YOU WILL GET A REJECTION OF YOUR QUESTION IF YOU FAIL TO FOLLOW THE INSTRUCTIONS TO QUESTIONER IN FULL!. I am primarily here to assist with health concerns. I am here for the more difficult questions. Not for questions that you could research & easily find the answer yourself. My standards are that you provide DETAILED and RELEVANT background history on your pet before you ask me any question about it other than GENDER or ID. The requested information is in the instructions to questioner. Failure to answer each of those questions to provide that background, will result in your question being rejected. I can answer questions related reptile husbandry, identification (esp. in Texas and the SW), legal aspects, and advanced level medical care. I am the director of Wichita Falls Reptile Rescue (TX), a wildlife rehabilitator specializing in reptiles, a founding member of The Society for Horned Lizard Preservation, a subscriber to the International Veterinary Information Service,, educational content contributor to, and a Dept of State Health Services accredited animal control instructor (CE) for reptile handling. I do most of my own veterinary care in-house, including minor surgery and necropsy. I am most experienced in Chelonia with box turtles and common smaller tortoises; and in Squamata with everything from Anoles, Geckos, Beardies, and Monitors, to venomous snakes. I am most known for my expertise with horned lizards (Phrynosoma). With snakes, my primary expertise is in Crotalids (rattlesnakes), but I can answer a broad range of questions about various species. I am not aware of any reptile related question that I would not be able to provide some reasonable answer for. I have a direct style and may tell you something you did not want to hear; but the welfare of the animal comes FIRST with me, and I will always reflect that position in my answer, despite how it might make you feel.


I am a non-academic herpetologist with 25+ years reptile experience, and I am an accredited Texas Dept of State Health Services Animal Control Instructor for Reptiles (CE). I am a reptile rescuer, reptile wildlife rehabilitator, and subscriber to the International Veterinary Information Service, wikivet, and article/journal content contributor to Lafebervet. I have medical and scientific resources available, and I perform in house reptile veterinary care for my rescues. I am not a vet, but I read from the same materials and have had to correct quite a few in the past. The average vet is not well versed with reptile physiology and medical treatments.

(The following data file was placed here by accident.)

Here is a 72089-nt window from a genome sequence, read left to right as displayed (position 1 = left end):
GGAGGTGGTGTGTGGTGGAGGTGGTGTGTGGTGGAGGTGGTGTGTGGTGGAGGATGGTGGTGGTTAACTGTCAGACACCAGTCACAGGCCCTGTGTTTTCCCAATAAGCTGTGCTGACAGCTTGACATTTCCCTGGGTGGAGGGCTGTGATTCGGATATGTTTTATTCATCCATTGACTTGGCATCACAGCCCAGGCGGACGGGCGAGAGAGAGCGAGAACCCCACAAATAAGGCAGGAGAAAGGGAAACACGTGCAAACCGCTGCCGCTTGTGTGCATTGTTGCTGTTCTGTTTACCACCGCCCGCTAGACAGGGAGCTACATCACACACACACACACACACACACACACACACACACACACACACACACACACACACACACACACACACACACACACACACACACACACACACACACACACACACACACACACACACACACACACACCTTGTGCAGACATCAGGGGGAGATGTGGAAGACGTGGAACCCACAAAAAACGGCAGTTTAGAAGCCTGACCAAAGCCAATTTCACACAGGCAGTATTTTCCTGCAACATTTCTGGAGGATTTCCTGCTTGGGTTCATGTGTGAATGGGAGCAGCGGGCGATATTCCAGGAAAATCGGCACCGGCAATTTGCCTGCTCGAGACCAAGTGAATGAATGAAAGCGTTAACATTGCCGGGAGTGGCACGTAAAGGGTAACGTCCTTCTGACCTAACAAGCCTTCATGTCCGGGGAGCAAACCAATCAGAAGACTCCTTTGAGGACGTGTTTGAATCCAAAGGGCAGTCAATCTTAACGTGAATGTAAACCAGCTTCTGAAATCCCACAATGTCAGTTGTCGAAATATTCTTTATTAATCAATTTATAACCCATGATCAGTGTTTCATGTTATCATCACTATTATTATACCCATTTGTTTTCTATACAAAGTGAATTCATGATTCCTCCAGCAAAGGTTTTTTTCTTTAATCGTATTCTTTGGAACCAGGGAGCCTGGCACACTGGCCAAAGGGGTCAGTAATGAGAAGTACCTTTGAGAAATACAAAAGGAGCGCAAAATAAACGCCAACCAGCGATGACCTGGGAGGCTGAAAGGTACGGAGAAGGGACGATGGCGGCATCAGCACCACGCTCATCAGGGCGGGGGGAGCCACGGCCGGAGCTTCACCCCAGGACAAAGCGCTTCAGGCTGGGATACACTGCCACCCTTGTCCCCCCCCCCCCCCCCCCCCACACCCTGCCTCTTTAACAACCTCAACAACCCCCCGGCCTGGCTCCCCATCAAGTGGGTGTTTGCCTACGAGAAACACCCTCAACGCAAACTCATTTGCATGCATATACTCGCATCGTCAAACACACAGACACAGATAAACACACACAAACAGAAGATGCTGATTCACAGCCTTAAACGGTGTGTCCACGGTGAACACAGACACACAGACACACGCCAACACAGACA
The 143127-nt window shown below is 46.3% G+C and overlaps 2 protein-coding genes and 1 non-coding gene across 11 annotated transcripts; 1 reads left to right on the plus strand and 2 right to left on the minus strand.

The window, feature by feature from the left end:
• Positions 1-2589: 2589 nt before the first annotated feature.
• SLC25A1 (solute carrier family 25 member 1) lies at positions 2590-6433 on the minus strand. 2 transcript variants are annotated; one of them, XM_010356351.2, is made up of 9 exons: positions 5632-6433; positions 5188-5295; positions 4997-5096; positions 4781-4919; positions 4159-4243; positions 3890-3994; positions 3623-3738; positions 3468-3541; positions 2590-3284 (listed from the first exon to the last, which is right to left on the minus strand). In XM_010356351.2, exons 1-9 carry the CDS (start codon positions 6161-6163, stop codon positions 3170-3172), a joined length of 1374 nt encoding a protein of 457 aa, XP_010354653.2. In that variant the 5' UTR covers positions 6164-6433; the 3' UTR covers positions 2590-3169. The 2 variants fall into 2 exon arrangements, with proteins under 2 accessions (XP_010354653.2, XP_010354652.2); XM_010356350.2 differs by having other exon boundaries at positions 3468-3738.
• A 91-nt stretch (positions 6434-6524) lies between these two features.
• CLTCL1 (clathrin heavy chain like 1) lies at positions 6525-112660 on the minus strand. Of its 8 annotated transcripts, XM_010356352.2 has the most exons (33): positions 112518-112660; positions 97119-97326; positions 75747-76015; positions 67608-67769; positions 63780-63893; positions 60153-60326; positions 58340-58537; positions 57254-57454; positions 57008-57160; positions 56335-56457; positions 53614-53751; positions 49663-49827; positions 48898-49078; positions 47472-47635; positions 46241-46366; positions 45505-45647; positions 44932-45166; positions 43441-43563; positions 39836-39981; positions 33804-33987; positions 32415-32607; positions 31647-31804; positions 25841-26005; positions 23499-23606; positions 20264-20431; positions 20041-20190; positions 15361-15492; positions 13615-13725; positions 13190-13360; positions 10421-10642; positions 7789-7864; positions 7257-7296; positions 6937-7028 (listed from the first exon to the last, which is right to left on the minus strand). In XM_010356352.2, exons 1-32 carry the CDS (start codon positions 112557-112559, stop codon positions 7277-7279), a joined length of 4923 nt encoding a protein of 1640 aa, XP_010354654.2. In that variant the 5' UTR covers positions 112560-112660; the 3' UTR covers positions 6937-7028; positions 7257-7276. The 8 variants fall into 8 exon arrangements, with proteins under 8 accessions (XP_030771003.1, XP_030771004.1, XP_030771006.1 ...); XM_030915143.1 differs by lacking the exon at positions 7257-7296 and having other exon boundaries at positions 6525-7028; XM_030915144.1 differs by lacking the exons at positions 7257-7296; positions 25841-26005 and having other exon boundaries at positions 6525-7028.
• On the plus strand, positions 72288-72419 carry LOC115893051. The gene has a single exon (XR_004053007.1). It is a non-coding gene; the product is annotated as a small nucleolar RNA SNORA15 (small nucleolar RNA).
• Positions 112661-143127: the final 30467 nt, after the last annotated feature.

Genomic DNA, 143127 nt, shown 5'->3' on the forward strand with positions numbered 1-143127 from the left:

Animals that I am currently caring for, or have significant rehabilitation and husbandry experience with: Horned Lizards (5 species); Eastern and Western Box Turtles; Painted, RES, YBS, Soft-Shell, and Cooter aquatic turtles; Russian Tortoises; Fire Bellied Toads; Fire Bellied Newts; Ornate Horned Frogs; Green Iguanas; Desert Iguanas; Spiny Lizards; Long Nosed Leopard Lizards; Anoles; Racerunners; Collared Lizards; Bullsnakes; Eastern Ratsnakes; Great Plains Ratsnakes; Kingsnakes; Gartersnakes; Cornsnakes; Boas; Pythons; Bearded Dragons; Water Dragons; Massasauga Rattlesnakes; Western Diamondback Rattlesnakes; Leopard, Mediterranean, Golden, Indo-Pacific, African White-Spotted Geckos; Savannah Monitors; Jeweled Curly-Tailed Lizards; Long-Tailed Grass Lizards; Fox Squirrels; Deer Mice; Hispid Cotton Rats; Merriam's Pocket Mice; Eastern Cotton-Tails; Blue Bar racing pigeon; Budgies; Asian Forest Scorpions.


Co-Founder & Director: Wichita Falls Reptile Rescue

Founder: The Society for Horned Lizard Preservation

Publications contributor. The Horned Lizard Husbandry Manual - self published 75 pages of care information on genus Phrynosoma.

Wikipedia entry "Horned Lizards" - contributed to a majority of the content., and various reptile related forums and email lists under the handles "fireside3" and PhrynosomaTexas".

My hands-on field, rehabilitation, and captive husbandry experience beats a PhD any day of the week. I am also a state accredited animal control instructor for reptile handling.

Past/Present Clients

I was requested to provide my care manual on the Desert Horned Lizard (Phrynosoma platyrhinos), for the Montreal zoo. My manual is also used by several other zoological institutions in N. America. I also teach reptile education to summer camps, and instruct wildlife rehabilitators on live saving and rehab techniques with reptiles.

©2017 All rights reserved.